Chubb CEO says business interruption policies are a good value and work as they should

Evan Greenberg

In a July 29 earnings call Evan Greenberg, the CEO of Chubb, addressed the lawsuits filed by many businesses over business income (interruption) coverage during the COVID-19 pandemic. He stressed that even though business interruption (BI) policies do not cover a pandemic, they are a good value and work as intended.

“Standard BI policies, which are an addendum to a fire policy, require direct physical loss or damage to the property, for example, a fire or flood damages the property and prevents the business from operating while repairs are being made.  COVID-19 does not cause physical loss or damage to a property, despite the trial bar’s efforts to influence some government officials in the wording of their civil public shutdown orders,” he said.

Greenberg reiterated the uninsurable nature of pandemics and the necessity for the federal government to take the lead in mitigating pandemic risks. To properly service all policyholders, Greenberg said, the insurance industry must not be distracted by attacks from the legal community.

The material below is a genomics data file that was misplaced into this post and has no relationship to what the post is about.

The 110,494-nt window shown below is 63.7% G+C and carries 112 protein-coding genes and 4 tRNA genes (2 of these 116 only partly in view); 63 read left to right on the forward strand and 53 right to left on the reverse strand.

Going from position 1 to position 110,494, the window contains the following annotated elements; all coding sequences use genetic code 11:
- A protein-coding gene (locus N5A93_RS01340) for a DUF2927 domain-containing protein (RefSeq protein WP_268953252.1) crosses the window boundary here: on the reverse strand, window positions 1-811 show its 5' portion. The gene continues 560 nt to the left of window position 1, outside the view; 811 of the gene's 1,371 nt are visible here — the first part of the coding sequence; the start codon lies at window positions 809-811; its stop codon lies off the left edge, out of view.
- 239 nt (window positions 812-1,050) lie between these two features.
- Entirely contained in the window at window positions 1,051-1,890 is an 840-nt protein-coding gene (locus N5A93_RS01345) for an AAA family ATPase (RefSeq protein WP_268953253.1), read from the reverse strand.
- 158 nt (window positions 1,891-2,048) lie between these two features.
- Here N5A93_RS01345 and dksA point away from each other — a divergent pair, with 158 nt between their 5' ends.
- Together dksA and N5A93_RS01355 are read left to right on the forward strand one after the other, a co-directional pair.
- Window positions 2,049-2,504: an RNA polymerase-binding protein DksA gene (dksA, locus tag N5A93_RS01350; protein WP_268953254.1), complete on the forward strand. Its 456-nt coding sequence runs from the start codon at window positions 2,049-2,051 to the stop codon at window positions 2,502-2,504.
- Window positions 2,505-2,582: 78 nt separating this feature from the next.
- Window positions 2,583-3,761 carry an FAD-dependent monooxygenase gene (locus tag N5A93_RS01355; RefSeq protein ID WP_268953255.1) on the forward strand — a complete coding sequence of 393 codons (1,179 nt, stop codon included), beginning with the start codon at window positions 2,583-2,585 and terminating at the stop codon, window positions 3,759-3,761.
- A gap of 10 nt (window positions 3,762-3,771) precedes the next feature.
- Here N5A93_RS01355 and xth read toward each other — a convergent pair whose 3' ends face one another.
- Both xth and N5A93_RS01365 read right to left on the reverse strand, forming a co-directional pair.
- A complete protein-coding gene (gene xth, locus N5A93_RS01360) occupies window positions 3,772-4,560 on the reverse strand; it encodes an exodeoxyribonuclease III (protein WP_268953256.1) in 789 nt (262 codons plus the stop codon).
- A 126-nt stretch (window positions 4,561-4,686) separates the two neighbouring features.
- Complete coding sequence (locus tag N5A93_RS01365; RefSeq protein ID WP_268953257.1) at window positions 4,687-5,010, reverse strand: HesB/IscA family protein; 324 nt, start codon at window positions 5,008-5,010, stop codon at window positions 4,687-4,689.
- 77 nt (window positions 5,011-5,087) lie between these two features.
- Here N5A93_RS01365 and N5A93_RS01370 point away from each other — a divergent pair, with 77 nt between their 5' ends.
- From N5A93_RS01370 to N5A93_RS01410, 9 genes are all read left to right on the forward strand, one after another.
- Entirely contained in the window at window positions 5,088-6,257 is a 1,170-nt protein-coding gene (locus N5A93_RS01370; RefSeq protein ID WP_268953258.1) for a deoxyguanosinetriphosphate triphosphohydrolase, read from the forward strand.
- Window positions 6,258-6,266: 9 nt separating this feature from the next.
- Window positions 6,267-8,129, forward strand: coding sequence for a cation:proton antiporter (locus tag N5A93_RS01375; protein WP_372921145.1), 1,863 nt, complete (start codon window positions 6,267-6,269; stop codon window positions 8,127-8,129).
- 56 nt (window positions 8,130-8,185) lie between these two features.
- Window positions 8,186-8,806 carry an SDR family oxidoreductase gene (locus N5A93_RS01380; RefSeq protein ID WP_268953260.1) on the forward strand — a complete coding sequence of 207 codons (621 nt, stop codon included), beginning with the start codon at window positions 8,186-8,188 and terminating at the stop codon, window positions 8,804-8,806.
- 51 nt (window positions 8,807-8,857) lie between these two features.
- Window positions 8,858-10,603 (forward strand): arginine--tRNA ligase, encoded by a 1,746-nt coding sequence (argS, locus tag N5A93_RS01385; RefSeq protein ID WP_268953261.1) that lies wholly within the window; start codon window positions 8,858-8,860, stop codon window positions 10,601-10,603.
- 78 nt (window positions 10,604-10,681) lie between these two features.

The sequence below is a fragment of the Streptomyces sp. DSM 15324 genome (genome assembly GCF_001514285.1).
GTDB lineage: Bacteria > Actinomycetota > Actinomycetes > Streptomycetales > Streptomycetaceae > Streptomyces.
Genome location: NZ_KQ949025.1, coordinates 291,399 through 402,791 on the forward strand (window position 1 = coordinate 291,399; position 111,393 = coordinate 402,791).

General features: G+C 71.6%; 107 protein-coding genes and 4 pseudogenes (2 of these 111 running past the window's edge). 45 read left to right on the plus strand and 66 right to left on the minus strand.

The comments appear in their entirety below.  

Remarks from Evan Greenberg, Chubb Second Quarter Earnings Call, July 29, 2020

I am going to say a few words about the business interruption issue that I know is on the minds of many.  As you know, the insurance industry is under attack by the trial bar over business interruption claims.  They represent many businesses which purchased BI coverage that does not provide cover for pandemic, and these customers are understandably disappointed and upset.  Plaintiff attorneys are attempting to torture or reverse engineer insurance contract language to conjure up business interruption coverage that for the most part simply doesn’t exist.